Tuesday, 29 August 2017

More Willow Emeralds

I hope readers of this blog wont get bored with Willow Emerald posts, but this is an exciting time and I am sure to post many more before their season finishes at the end of October. It hasn't been since 2006 that a new dragonfly species has colonised Northants, although this is the third colonisation event since my tenure as County recorder began (Small Red-eyed Damselfly in 2004, Scarce Chaser in 2006 and Willow Emerald Damselfly in 2016). It gives a great opportunity to study a new species as well as watch as it spreads. So far, no Willows have been seen outside of Finedon Pocket Park, but I can't imagine they are not elsewhere.

Today, I was lucky enough to encounter this male on a dead branch beneath the middle Willow tree, with an absolutely perfectly clean background. The top picture clearly shows the three diagnostic features of the male: 1) pale wing spots (called pterostigma); 2) lack of pale blue coloration to the thorax and abdomen; 3) the claspers at the end of his sbdomen.

Friday, 25 August 2017

More Willow Emerald activity

Of course I had to return to Finedon today, especially as the weather was so good. I met up with Darryl who had already spotted the first male. Over 2.5 hours we found one mating pair and an ovipositing pair, so 5 adults in total. Looks like the next month or so should bring more activity.

Thursday, 24 August 2017

Willow Emerald Damselflies

At last!!!!

I was about to give up hope of finding the Finedon Willow Emeralds, when I spotted this male perching among the branches. My first shots were back lit, so I moved around to get a better image, but still had to crop substantially to get something that shows what it is - not great but a satisfactory record shot after many hours of searching.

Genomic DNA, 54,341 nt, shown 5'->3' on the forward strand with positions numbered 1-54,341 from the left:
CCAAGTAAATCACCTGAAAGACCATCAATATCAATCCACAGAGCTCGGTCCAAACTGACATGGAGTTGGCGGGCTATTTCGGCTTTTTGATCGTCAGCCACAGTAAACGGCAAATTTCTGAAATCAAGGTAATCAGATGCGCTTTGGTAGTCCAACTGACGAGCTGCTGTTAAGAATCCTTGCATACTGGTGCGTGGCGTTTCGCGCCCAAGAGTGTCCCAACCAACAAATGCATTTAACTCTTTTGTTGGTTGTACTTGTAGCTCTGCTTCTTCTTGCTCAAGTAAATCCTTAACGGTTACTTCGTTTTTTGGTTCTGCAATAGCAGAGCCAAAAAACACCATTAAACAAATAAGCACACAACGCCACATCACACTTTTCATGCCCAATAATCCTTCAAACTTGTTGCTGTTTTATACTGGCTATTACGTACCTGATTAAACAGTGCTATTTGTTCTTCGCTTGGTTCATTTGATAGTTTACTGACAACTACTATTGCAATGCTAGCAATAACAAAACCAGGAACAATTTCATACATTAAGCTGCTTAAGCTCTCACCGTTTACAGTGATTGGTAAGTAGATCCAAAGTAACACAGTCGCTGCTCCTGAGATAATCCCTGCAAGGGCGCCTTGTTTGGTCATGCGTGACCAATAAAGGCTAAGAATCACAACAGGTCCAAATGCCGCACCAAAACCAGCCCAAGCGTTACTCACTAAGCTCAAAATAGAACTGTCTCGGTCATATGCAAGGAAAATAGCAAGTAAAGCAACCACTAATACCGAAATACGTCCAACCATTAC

I think I only saw 1 male but did see some fresh ovipositing scars in the new Willow growth so there must be at least two adults present (out of 160 or so scars I found!). Probably brother and sister!

If you visit Finedon Pocket Park, look among the Willows that are growing out of the water. The Emeralds are very hard to spot, so look for movement within the trees. I only ever saw this one (and the ones last year) on the bear branches - whether the leaves disguise them too much I don't know.

The key feature to look for is the light wing spots (pterostigma) which are distinctly different from the dark ones on the regular Emeralds. Also, the males lack the light blue colouration to the thorax and end of abdomen that are clear on regular Emeralds.

Thursday, 17 August 2017

August update

I haven't posted for about 1 month now because I have spent every lunchtime at Finedon looking for the Willow Emeralds. Since they emerged in the east from the end of June, I have been expecting them at Finedon and making near daily visits to search for them but without any success. Last year they were seen in Bedfordshire and adults were recorded at the same sites over the weekend (12-13 Aug), so I am expecting them to appear at Finedon any day now. Still, there are plenty of other species to see.

I saw 30+ Migrant Hawkers at Finedon and they are appearing elsewhere including back gardens all over the county. Southern Hawkers are now showing well at Fermyn Woods, and Small Red-eyed Damselflies are cropping up at Weldon, Deene Park, Irthlingborough, Lyvedon New Bield and Barnwell Country Park. I even found a male and female at Finedon, which are new to this site. Common Darters are now around in good numbers, but Emperors and Brown hawkers are still present, although in declining numbers.

I'll keep looking for the Willow Emeralds and will of course post updates.

Immature male Migrant Hawker

Common Darter

Ovipositing ;pair of Common Darters



Mating pair of Emerald Damselflies

Ovipositing Emperor